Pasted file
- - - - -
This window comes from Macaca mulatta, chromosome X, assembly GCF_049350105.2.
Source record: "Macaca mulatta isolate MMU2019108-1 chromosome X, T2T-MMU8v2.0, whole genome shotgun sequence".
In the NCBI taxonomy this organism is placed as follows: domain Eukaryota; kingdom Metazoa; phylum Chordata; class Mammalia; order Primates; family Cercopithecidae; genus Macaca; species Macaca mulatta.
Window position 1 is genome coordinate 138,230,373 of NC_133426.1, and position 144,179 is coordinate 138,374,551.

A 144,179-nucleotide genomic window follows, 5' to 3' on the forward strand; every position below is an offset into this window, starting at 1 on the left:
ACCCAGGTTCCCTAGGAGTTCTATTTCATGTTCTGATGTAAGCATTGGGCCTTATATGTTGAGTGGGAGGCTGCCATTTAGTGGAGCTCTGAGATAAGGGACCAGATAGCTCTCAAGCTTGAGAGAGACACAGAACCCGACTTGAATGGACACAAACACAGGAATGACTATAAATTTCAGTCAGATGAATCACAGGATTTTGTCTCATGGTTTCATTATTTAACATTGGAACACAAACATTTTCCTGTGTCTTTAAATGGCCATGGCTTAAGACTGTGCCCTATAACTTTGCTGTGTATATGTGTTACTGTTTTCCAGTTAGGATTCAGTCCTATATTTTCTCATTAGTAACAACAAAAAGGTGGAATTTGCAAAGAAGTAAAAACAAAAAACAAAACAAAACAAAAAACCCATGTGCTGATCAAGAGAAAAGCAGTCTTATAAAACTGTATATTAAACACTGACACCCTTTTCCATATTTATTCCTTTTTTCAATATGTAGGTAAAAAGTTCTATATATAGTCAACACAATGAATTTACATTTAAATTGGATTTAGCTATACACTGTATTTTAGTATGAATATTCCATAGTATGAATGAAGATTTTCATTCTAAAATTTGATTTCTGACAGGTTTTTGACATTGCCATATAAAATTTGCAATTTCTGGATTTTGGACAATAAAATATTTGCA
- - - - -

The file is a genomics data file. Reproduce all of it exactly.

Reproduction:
This window comes from Macaca mulatta, chromosome X, assembly GCF_049350105.2.
Source record: "Macaca mulatta isolate MMU2019108-1 chromosome X, T2T-MMU8v2.0, whole genome shotgun sequence".
In the NCBI taxonomy this organism is placed as follows: domain Eukaryota; kingdom Metazoa; phylum Chordata; class Mammalia; order Primates; family Cercopithecidae; genus Macaca; species Macaca mulatta.
Window position 1 is genome coordinate 138,230,373 of NC_133426.1, and position 144,179 is coordinate 138,374,551.

A 144,179-nucleotide genomic window follows, 5' to 3' on the forward strand; every position below is an offset into this window, starting at 1 on the left:
ACCCAGGTTCCCTAGGAGTTCTATTTCATGTTCTGATGTAAGCATTGGGCCTTATATGTTGAGTGGGAGGCTGCCATTTAGTGGAGCTCTGAGATAAGGGACCAGATAGCTCTCAAGCTTGAGAGAGACACAGAACCCGACTTGAATGGACACAAACACAGGAATGACTATAAATTTCAGTCAGATGAATCACAGGATTTTGTCTCATGGTTTCATTATTTAACATTGGAACACAAACATTTTCCTGTGTCTTTAAATGGCCATGGCTTAAGACTGTGCCCTATAACTTTGCTGTGTATATGTGTTACTGTTTTCCAGTTAGGATTCAGTCCTATATTTTCTCATTAGTAACAACAAAAAGGTGGAATTTGCAAAGAAGTAAAAACAAAAAACAAAACAAAACAAAAAACCCATGTGCTGATCAAGAGAAAAGCAGTCTTATAAAACTGTATATTAAACACTGACACCCTTTTCCATATTTATTCCTTTTTTCAATATGTAGGTAAAAAGTTCTATATATAGTCAACACAATGAATTTACATTTAAATTGGATTTAGCTATACACTGTATTTTAGTATGAATATTCCATAGTATGAATGAAGATTTTCATTCTAAAATTTGATTTCTGACAGGTTTTTGACATTGCCATATAAAATTTGCAATTTCTGGATTTTGGACAATAAAATATTTGCA